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Three Essential Elements of Customer Co-Creation

Benjamin Kessler, Asia Editor & Digital Manager |

The success of customer-driven innovation depends on who’s invited to participate.

Historically, companies have been coy about engaging directly with customers, using market research to keep them at arm’s length. But largely due to pressure from today’s digitally empowered consumers, many top companies are shedding their shyness and inviting outside stakeholders into their creative or product development process. DHL, IKEA, and Fuji Xerox are a few of the companies that have incorporated customer co-creation workshops as a standard feature of R&D.

Recently, INSEAD has been applying the same principle to the development of Executive Education curricula. In May, Philip M. Parker, INSEAD Chaired Professor of Management Science and Executive Education programme director, invited Unilever representatives to the Singapore campus for a day-long collaborative workshop. The purpose was to map out an unprecedented leadership development programme for top executives that would integrate strategically placed “wellness interventions”, i.e. five- to ten-minute sessions designed to promote personal growth and happiness. For example, one proposed intervention, inspired by Professor Neil Bearden’s Your Second-Order Self website, had executives emailing their future selves with reminders to keep pursuing ideal goals.

Co-creation best practices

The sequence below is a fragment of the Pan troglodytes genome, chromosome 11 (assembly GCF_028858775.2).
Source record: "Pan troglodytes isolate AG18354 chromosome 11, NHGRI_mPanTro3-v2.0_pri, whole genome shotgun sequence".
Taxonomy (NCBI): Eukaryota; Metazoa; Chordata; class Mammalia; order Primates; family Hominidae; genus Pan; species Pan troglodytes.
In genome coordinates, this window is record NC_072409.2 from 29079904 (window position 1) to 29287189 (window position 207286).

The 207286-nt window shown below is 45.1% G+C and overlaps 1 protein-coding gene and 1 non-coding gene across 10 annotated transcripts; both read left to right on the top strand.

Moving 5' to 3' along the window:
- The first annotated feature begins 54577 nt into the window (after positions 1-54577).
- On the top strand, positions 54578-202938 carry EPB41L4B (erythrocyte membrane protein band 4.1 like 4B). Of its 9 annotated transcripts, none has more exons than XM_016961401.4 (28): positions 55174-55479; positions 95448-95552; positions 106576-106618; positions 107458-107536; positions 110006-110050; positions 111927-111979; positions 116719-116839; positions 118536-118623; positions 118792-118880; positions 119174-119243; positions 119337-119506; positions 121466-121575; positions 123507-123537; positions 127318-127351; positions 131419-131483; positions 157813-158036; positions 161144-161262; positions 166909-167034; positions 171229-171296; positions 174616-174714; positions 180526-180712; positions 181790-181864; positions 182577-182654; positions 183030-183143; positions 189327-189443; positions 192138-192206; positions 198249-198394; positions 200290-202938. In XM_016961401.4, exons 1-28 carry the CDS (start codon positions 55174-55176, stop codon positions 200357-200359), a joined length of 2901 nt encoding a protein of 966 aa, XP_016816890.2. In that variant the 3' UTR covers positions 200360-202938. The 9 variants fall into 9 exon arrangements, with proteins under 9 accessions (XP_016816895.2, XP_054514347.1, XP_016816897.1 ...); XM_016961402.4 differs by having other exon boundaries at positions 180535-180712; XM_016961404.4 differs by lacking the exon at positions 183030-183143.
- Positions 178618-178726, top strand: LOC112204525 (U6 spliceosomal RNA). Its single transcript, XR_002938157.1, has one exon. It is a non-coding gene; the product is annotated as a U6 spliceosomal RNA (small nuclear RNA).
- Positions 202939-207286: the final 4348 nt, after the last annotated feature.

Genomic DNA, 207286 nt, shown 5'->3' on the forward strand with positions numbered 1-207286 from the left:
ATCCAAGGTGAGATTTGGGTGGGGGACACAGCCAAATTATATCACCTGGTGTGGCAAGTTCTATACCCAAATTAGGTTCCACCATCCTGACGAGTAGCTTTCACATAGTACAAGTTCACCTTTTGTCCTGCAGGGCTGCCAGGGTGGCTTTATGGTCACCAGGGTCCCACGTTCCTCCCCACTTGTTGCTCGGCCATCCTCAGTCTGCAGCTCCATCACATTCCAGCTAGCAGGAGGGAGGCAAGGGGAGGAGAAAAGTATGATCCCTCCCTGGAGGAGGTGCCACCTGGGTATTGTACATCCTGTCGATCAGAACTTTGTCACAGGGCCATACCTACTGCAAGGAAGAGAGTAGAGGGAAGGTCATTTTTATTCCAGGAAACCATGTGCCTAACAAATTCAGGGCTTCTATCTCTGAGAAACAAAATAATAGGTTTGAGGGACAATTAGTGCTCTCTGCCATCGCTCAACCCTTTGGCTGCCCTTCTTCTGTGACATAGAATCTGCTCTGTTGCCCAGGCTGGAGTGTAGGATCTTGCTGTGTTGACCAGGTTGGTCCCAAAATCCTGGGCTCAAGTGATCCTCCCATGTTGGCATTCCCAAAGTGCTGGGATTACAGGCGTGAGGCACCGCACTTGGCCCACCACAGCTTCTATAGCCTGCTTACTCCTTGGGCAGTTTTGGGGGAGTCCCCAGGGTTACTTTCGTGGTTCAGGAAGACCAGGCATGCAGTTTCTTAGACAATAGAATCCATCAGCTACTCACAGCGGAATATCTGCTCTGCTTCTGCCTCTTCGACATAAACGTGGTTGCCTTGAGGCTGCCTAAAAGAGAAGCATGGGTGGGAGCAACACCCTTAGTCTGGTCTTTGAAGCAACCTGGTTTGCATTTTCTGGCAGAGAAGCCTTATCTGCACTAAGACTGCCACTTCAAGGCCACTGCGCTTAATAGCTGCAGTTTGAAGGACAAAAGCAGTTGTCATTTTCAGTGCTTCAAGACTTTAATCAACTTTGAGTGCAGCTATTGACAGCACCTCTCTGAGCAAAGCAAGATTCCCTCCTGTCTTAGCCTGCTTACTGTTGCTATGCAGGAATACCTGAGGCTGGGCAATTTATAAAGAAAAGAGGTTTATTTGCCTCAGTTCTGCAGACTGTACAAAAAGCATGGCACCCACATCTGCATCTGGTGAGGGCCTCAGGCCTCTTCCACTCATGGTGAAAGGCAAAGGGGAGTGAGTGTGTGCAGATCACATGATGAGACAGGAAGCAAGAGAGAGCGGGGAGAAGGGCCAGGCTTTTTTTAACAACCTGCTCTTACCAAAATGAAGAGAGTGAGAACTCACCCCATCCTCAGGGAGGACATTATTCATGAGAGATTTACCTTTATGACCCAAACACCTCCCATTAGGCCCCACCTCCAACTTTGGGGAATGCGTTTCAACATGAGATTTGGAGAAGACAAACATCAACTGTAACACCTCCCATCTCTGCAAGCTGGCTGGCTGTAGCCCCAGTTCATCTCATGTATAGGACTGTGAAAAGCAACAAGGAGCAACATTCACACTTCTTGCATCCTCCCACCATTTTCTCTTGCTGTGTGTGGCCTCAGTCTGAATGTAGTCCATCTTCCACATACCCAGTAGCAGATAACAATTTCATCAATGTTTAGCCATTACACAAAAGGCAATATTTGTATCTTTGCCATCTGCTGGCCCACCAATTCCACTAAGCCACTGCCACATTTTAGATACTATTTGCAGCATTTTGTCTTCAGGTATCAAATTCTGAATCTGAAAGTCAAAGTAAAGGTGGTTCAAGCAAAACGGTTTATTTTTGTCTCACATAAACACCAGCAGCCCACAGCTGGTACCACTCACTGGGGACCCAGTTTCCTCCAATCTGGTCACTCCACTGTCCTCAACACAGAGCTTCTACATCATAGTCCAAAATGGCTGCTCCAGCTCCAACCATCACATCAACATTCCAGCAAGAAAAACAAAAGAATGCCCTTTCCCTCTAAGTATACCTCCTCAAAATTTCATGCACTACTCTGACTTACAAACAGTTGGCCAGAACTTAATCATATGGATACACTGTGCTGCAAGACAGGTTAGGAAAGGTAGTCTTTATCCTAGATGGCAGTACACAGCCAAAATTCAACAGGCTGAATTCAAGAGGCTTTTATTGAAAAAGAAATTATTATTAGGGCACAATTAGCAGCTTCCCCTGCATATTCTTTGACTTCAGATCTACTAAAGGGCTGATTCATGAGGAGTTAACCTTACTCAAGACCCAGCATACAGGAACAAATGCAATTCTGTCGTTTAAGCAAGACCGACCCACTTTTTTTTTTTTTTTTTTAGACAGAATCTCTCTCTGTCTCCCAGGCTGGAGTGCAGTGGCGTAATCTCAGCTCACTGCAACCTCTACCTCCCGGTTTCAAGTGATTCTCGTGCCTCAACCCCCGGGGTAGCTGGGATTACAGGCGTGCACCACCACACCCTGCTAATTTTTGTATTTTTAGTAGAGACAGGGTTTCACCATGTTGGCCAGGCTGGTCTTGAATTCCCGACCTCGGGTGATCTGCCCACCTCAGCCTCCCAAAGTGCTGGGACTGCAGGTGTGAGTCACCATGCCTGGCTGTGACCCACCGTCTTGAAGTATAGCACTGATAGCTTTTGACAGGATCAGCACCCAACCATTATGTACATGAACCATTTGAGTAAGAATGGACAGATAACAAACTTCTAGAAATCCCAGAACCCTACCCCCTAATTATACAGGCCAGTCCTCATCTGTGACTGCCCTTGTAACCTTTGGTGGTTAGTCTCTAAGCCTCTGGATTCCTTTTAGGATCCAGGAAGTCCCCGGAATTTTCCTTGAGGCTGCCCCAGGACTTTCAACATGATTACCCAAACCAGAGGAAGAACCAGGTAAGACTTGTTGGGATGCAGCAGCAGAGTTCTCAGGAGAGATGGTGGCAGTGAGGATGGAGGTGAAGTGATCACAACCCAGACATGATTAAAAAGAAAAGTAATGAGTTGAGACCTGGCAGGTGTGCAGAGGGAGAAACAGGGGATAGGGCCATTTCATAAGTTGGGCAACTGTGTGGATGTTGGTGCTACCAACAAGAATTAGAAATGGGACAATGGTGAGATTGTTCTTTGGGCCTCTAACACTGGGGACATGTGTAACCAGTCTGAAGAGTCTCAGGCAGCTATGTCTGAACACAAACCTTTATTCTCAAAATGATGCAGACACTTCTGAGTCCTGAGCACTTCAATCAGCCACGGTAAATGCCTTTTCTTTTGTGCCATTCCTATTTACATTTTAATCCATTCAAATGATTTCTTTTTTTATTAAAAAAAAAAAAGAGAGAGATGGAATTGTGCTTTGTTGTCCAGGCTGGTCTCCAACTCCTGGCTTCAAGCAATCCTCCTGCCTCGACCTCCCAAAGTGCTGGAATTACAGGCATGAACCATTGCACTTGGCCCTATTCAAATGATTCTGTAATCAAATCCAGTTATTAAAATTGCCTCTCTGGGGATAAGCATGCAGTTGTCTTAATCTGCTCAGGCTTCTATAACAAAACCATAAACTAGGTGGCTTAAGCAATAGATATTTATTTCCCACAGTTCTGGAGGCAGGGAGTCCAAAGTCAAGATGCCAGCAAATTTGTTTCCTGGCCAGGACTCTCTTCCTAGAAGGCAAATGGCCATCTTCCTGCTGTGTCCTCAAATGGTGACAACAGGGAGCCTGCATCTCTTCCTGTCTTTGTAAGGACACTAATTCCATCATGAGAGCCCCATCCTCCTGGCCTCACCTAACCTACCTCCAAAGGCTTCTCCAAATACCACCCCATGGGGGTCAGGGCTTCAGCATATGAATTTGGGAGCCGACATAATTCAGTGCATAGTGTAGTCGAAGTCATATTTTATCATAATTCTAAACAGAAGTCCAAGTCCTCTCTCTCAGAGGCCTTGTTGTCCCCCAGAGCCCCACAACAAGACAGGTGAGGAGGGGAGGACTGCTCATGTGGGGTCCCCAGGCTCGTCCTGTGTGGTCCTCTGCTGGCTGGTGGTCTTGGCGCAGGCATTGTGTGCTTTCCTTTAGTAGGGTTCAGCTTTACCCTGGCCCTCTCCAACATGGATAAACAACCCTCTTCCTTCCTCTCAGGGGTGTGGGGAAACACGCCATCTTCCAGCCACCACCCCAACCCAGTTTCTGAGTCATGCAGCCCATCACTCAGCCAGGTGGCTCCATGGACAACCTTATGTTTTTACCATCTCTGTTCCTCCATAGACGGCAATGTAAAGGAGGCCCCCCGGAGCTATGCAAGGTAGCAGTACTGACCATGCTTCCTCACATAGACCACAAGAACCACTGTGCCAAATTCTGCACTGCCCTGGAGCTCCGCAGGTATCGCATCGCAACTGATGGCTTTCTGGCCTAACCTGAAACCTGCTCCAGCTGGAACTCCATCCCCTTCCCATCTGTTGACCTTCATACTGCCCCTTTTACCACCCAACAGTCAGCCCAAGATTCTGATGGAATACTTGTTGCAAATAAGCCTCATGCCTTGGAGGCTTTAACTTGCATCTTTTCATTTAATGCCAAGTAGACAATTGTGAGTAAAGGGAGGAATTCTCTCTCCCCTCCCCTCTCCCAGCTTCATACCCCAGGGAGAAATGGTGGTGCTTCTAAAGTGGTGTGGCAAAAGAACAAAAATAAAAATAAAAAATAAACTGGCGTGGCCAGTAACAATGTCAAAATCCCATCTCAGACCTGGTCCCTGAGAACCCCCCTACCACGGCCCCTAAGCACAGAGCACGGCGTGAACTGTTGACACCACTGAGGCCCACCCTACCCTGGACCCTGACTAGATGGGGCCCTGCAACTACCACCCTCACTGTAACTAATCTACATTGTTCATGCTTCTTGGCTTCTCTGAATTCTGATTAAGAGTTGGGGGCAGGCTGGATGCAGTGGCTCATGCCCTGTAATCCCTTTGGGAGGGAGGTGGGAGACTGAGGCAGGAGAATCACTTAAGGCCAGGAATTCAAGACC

The workshop was held in INSEAD’s new on-campus Creative Garage, an open-plan, minimalist space – constructed with input from pioneering design experience agency Eight Inc. – that mimics a studio atmosphere. The Creative Garage’s white walls are lined with colourful creations from INSEAD’s design thinking courses, and a sign hanging from the ceiling proclaims the main house rule: “Don’t be afraid to have shitty ideas.” Professor Manuel Sosa, the driving force behind the Garage and facilitator of the Unilever workshop, says the space provides an “ambience in which you feel empowered to act, think, and behave differently”.

Parker credits the success of the workshop partly to the fact that its setting “was perfectly adapted to brainstorming and creating killer ideas”. For the workshop participants, the Creative Garage allowed greater freedom of movement than a conventional conference room. Parallel conversations and tandem brainstorming on multiple whiteboards lent a frenetic yet highly purposeful character to the day’s proceedings.

Another advantage of the May workshop was the Unilever team’s willingness to take full co-ownership of the process. “Only they could tell us the way [the wellness interventions] could be clustered,” Parker says. “We wanted them to be responsible for what fit together and what did not…Without them there the full day, it just would not have been possible.”

Three essential elements

Parker hastens to point out that not all organisations are fortunate enough to have an in-house design studio and partners that are so keen to collaborate. However, even without those ingredients, you can still get customer co-creation initiatives off the ground, as long as three basic elements are in place.